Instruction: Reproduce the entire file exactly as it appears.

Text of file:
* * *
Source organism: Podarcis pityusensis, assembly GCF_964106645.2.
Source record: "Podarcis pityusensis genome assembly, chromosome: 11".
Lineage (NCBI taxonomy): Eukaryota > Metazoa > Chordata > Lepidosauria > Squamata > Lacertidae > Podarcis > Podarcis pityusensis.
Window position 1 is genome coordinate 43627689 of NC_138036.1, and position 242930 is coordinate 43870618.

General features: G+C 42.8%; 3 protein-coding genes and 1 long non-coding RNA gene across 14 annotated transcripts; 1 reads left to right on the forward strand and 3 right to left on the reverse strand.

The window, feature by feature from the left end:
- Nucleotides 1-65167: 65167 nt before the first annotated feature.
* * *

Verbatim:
Source organism: Podarcis pityusensis, assembly GCF_964106645.2.
Source record: "Podarcis pityusensis genome assembly, chromosome: 11".
Lineage (NCBI taxonomy): Eukaryota > Metazoa > Chordata > Lepidosauria > Squamata > Lacertidae > Podarcis > Podarcis pityusensis.
Window position 1 is genome coordinate 43627689 of NC_138036.1, and position 242930 is coordinate 43870618.

General features: G+C 42.8%; 3 protein-coding genes and 1 long non-coding RNA gene across 14 annotated transcripts; 1 reads left to right on the forward strand and 3 right to left on the reverse strand.

The window, feature by feature from the left end:
- Nucleotides 1-65167: 65167 nt before the first annotated feature.